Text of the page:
A peregrine (Falco peregrinus) could have captured the woodcock and torn it apart while sitting on the high wall ledge above the moss garden. One of the broken feathers of the fast feast made its way down to the moss-carpet.
Both foxes and peregrines have been spotted around the BL St Pancras site. The break on the quill could not have happened by the impact of a fallen bird or its feather but more likely by active force.
When did the feather get separated from the bird?
The woodcock feather was found on 15 February 2023. But it is not known when the feather landed in the place where it was found, the time of the woodcock’s demise. As the majority of continental woodcocks leave the UK during late February and early March to breed [10, 12] the woodcock could have perished either in the autumn or an early homebound flight in the spring migration.
The significance of the feather: monitoring urban wildlife for wildlife-inclusive cities
Wildlife monitoring benefits from citizen science, also referred to as community science. The woodcock feather identification engaged both citizen scientists and professional ornithologists. The feather story generated a peer-reviewed observation, uploaded to iRecord, a UK citizen science biodiversity monitoring tool. iRecord feeds into the National Biodiversity Atlas, a source of evidence for decision making about the natural environment. We hope observations like our woodcock feather will ultimately contribute to evidence-based wildlife-inclusive urban development 
The collaboration of libraries, museums, conservation charities and citizen scientists presents a so far under-utilised approach to wildlife conservation. The quick and generous response to our feather query from AMC-NHM, RSPB, and London-based naturalists [Fig. 12] shows the professional strengths of UK wildlife monitoring and conservation networks. With growing urban development and increasing complexities of human-wildlife interactions, monitoring urban wildlife is ever more important .
Starts with a walk
The British Library’s remarkable collections are widely known. Yet, the wonders of the Library’s wildlife habitats are under-appreciated. They are here to be discovered for their fabulous biodiversity in addition to provide us with beautiful background. It all starts with a curious walk. The walk becomes a journey of discovery. Curiosity connects wildlife, collections, and people.
Written by Andrea Deri and Greg Smith
We would like to thank to Florin Feneru, Identification and Advisory Officer, Angela Marmont Centre for UK Biodiversity, The Natural History Museum, London; Hein van Grouw, Senior Curator, Bird Group, Dept. of Life Sciences, The Natural History Museum, Tring; India James, Supporter Adviser, Royal Society for the Protection of Birds, UK Headquarters The Lodge Sandy; Philippa Marks, Curator, Bookbindings, Western Heritage Collections, The British Library; John Goldfinch, former Curator, Printed Heritage Collections, Western Heritage Collections, The British Library ; Huw Rowlands, Map Processing Coordinator and Cataloguer, India Office Records Map Collection, The British Library; Henry Wyn-Jones, ecologist, ornithologist, wildlife photographer.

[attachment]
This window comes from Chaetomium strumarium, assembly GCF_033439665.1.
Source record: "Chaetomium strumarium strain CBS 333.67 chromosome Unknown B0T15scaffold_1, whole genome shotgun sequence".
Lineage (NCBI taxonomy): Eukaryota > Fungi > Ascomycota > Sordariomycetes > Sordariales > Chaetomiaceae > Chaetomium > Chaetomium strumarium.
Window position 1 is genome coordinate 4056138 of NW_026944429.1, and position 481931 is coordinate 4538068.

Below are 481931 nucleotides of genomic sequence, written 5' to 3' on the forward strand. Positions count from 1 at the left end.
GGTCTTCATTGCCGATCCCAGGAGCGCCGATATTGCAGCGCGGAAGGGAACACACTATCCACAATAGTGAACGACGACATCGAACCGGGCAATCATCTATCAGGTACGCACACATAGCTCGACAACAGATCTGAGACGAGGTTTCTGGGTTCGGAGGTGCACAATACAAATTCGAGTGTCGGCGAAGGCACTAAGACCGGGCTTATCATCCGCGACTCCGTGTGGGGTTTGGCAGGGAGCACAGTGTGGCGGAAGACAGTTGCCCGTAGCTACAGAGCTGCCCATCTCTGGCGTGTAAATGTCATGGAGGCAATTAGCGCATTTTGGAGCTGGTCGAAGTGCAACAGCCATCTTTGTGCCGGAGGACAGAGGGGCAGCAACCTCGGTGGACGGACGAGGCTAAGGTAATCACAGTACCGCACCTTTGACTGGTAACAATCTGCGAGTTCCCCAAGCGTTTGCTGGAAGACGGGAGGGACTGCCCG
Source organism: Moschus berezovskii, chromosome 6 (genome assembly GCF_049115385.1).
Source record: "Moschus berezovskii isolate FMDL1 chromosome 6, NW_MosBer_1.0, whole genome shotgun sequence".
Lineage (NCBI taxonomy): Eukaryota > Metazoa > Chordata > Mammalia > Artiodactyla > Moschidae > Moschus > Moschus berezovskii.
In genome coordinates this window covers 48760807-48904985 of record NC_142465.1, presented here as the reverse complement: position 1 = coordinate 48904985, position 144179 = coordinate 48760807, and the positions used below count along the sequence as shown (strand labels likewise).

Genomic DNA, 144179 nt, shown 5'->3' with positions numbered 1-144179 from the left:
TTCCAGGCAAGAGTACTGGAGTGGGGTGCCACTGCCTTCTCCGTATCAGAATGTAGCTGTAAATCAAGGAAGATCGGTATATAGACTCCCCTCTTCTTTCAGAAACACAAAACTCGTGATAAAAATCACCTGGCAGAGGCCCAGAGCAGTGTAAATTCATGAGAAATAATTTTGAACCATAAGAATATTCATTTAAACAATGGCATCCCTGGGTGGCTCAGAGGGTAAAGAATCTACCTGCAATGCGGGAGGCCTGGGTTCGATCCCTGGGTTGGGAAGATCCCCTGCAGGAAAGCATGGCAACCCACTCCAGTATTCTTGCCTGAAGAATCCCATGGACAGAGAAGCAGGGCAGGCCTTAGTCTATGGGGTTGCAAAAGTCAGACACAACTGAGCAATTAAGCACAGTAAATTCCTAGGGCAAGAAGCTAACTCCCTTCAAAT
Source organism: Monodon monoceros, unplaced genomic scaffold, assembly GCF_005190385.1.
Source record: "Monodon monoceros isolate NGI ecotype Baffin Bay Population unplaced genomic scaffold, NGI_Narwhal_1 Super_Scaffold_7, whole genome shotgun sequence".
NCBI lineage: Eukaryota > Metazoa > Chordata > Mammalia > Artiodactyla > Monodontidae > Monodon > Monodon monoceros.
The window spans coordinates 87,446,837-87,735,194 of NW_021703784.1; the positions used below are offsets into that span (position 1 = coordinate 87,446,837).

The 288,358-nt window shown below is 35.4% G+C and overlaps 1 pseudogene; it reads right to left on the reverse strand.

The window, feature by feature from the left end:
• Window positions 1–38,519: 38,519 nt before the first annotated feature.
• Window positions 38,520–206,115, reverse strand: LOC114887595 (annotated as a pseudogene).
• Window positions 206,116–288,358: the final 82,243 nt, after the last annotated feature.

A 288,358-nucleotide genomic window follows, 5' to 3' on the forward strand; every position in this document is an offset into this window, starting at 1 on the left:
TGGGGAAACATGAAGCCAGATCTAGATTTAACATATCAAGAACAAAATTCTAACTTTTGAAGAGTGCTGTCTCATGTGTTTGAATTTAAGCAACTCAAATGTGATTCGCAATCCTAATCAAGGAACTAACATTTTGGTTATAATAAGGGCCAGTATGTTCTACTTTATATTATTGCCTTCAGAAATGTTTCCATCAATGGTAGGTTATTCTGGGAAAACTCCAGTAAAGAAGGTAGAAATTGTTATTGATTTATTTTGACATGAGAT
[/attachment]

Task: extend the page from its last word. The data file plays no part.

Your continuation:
References, links and further readings [BL shelfmark]
 Davis, J., 2023. European woodcocks have the brightest feathers known to exist. Available at: <https://www.nhm.ac.uk/discover/news/2023/march/european-woodcocks-have-the-brightest-feathers-known-to-exist.html>.
 Brown, R., Ferguson, J., Lawrence, M. and Lees, D., 2021. Tracks & signs of the birds of Britain & Europe. Helm identification guides. London Oxford New York New Delhi Sydney: Bloomsbury Wildlife. page 511 [ELD.DS.659867]
 Pennant, T., 1776. British Zoology. London: Printed for Benj. White. page 365 [40.d.10-13]
 Dixon, C., 1909. The bird-life of London. London: Willam Heinemann. [7285.e.29]
 Tristram-Valentine, J.T., 1895. London Birds and Beasts. London. page 252 [720e.bb.20]
 Swann, H.K., 1893. The birds of London. London. page 103-104 [7285.b.5]
 Woodward, I.D., Arnold, R. and Smith, N., 2017. The London bird atlas. [London], Oxford: London Natural History Society?; John Beaufoy Publishing. page 168 [YKL.209.b.1828]
 RSPB, 2023. Woodcock (Scolopax rusticola). [online] Available at: <https://www.rspb.org.uk/birds-and-wildlife/wildlife-guides/bird-a-z/woodcock/>.
 RSPB, 2018. Danger low flying woodcock. Available at: <https://www.rspb.org.uk/about-the-rspb/about-us/media-centre/press-releases/danger-low-flying-woodcock/>.
 Hoodless, A.N., Heward, C.J. and Williams, O., 2020. Migration and movements of Woodcocks wintering in Britain and Ireland. British Birds, 113, pp.256–278.
 Davies, E. and Hendry, L., 2022. Peregrine falcons are the top birds in town. Available at: <https://www.nhm.ac.uk/discover/peregrine-falcons-and-their-city-success.html>.
 Hoodless, A., 2002. Eurasian Woodcock (Scolopax rusticola). In: C. Wernham, ed. The migration atlas: movements of the birds of Britain and Ireland, Repr. 2008. London: T & A D Poyser. pp.319–322. [(B) GC 32]
 Kay, C.A.M., Rohnke, A.T., Sander, H.A., Stankowich, T., Fidino, M., Murray, M.H., Lewis, J.S., Taves, I., Lehrer, E.W., Zellmer, A.J., Schell, C.J. and Magle, S.B., 2022. Barriers to building wildlife-inclusive cities: Insights from the deliberations of urban ecologists, urban planners and landscape designers. People and Nature, [online] 4(1), pp.62–70. https://doi.org/10.1002/pan3.10283.
 Gaston, K.J. and Evans, K.L., 2010. Urbanization and development. In: N. Maclean, ed. Silent summer: the state of wildlife in Britain and Ireland. Cambridge?; New York: Cambridge University Press.[YK.2010.a.19902]
Birdwatch Magazine [2092.507500]
Birdwatch Monthly [2092.507800]
Hoodless, A. N., 1994. Aspects of the ecology of the European woodcock (Scolopax rusticola L.) [uk.bl.ethos.385917]